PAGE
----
AU And LGBTQ Equality: New Friends Or Old Ones?

Author:Laser, Rachel K.
Position:PERSPECTIVE
 
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Americans United began closely monitoring the activities of Religious Right groups around 1980. Since these groups spent much of their time attacking LGBTQ rights, Church & State started running stories about the anti-LGBTQ bills the groups were trying to pass in Congress and state legislatures.

At that point, our coverage of LGBTQ issues was more descriptive. A story in the September 1986 issue about the Supreme Court's decision to uphold a Georgia law banning consensual acts of sodomy between adults (Bowers v. Hardwich) noted that it might have implications for other issues, such as access to birth control. In that same issue, a short item appeared about how Cardinal Joseph Bernardin in Chicago had used his political influence to sink an LGBTQ-rights bill in the city.

Things continued in this vein into the 1990s. But the issue was becoming so prominent and had become such a focal point for the Religious Right that AU soon knew we had to say more. A turning point occurred in October 1999, when Rob Boston (now editor of Church & State) wrote a comprehensive story about the Religious Right's attacks on the LGBTQ community. According to Rob, "There was no way anyone could read it and walk away thinking AU was neutral on the issue or merely engaging in factual reporting." Our members reacted well.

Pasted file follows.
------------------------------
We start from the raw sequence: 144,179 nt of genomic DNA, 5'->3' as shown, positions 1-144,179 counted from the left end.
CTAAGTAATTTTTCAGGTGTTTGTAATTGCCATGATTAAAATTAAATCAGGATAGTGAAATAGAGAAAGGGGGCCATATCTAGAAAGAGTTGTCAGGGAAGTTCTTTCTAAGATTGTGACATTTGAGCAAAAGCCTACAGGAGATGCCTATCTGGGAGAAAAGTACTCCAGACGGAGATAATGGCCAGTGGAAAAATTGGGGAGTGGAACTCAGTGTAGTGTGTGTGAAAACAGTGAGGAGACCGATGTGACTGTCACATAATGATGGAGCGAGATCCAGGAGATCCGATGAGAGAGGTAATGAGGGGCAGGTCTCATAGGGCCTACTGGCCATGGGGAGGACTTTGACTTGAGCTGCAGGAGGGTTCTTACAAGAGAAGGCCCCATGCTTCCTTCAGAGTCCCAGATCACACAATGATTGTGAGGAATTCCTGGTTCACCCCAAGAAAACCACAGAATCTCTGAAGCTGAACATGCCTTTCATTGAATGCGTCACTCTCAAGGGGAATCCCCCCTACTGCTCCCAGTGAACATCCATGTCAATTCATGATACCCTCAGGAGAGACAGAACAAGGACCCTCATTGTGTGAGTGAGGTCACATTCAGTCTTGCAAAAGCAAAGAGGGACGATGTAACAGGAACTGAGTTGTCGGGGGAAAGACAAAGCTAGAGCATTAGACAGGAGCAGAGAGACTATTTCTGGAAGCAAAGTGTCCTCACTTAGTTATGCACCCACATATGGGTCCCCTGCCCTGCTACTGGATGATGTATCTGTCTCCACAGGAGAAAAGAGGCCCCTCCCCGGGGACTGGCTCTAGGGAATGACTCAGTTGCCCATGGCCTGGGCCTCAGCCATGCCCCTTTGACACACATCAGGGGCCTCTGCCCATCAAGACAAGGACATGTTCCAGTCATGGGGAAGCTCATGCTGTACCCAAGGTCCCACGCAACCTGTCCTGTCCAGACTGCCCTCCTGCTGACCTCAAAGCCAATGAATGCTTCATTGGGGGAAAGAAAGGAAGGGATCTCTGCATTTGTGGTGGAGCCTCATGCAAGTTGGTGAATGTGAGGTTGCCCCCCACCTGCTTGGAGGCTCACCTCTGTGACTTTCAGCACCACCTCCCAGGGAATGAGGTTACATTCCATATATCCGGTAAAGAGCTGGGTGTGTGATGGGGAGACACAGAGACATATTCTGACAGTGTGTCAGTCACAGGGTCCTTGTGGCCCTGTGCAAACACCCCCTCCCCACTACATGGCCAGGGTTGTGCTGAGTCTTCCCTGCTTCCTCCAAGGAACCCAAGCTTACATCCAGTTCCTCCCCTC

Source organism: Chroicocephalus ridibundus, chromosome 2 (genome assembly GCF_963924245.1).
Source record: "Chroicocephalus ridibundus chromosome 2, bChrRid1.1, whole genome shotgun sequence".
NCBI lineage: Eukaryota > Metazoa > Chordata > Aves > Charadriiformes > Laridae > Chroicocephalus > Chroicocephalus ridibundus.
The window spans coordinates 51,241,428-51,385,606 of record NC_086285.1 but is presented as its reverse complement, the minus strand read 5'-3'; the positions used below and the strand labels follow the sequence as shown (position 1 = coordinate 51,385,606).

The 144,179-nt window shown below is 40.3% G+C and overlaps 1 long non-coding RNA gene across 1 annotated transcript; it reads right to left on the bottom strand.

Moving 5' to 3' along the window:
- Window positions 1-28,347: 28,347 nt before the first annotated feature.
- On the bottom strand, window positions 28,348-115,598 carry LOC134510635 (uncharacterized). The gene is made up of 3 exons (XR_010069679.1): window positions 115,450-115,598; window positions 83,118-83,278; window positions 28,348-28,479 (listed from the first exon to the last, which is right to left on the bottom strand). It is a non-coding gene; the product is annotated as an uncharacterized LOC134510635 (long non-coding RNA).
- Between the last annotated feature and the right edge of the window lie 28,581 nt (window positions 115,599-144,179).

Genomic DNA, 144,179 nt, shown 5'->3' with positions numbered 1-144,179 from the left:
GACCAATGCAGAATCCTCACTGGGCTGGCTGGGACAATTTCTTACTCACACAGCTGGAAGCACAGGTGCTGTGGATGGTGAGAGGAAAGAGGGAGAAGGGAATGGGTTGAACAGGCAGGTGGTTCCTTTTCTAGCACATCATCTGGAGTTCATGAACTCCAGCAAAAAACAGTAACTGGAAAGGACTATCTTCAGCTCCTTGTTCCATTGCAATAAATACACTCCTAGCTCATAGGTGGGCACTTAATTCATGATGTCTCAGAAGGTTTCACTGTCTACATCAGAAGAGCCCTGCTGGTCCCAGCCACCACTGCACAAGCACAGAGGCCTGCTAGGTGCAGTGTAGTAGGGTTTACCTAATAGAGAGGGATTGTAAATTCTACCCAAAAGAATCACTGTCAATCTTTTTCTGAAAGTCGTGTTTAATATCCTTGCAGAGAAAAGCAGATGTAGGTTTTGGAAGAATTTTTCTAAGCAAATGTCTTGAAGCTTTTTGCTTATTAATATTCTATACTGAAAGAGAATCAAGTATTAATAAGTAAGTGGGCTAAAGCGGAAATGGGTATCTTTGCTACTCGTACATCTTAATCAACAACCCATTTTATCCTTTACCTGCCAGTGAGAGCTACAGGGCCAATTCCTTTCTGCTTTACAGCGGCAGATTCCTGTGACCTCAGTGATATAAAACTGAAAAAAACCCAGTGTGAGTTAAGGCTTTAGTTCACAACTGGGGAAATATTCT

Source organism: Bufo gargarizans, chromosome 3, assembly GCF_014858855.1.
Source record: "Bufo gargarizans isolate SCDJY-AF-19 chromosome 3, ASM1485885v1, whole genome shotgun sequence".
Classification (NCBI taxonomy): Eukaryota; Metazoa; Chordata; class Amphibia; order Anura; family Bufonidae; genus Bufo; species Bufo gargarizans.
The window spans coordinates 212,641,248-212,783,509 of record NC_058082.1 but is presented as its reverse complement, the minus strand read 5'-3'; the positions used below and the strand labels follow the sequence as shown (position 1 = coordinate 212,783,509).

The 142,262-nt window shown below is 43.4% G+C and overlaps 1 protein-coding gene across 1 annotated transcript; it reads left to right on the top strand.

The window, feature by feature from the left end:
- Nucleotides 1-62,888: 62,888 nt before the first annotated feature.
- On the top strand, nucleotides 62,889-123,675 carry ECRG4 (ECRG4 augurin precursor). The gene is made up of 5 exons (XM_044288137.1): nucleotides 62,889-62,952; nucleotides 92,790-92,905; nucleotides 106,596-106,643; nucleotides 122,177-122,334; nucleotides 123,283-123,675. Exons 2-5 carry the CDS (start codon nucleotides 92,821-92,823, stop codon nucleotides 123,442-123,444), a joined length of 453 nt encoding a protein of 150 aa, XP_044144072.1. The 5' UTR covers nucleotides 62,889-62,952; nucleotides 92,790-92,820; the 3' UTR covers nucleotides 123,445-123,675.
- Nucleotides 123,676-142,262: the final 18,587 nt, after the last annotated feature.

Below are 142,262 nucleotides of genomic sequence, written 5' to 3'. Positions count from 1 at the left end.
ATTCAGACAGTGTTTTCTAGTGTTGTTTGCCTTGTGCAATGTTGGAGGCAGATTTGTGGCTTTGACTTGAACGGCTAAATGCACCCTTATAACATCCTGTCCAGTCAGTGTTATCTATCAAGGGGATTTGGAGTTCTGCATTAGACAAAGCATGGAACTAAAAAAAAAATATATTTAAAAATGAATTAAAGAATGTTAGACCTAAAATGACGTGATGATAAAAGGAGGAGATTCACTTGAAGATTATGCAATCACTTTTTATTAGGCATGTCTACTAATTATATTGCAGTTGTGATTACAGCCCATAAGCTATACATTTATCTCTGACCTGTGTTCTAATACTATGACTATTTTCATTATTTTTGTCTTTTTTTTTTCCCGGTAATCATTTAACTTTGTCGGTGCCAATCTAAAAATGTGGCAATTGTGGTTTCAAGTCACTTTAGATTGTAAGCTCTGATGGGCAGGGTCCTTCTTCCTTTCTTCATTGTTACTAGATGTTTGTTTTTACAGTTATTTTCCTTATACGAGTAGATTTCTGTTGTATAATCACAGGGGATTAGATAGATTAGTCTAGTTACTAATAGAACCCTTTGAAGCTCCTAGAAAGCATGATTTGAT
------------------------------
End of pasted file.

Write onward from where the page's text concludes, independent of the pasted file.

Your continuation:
When marriage equality became a national issue, AU filed briefs in major cases. Our attorneys argued that two people of the same gender who want to marry should not be subject to discrimination based on someone else's religious views. After the Supreme Court ruled in favor of equality, AU represented a same-sex couple who had been denied a marriage license in Alabama and a couple in West Virginia who were harassed when they applied for a license--both in the name of "religious freedom."

Fast forward to May 8, when AU endorsed the Equality Act, a bill that would provide clear, consistent protections for LGBTQ people nationwide across key areas of life, including employment, housing, credit, education, public spaces and services, federally funded programs and jury service.

Why did we decide to mobilize all of you, our thousands of members and supporters, to advocate on its behalf? In part, it was a straightforward decision because of the bill's explicit language prohibiting the misuse of the Religious Freedom Restoration Act to override the bill's protections. Please take a moment to celebrate this language and to recognize that your support and...

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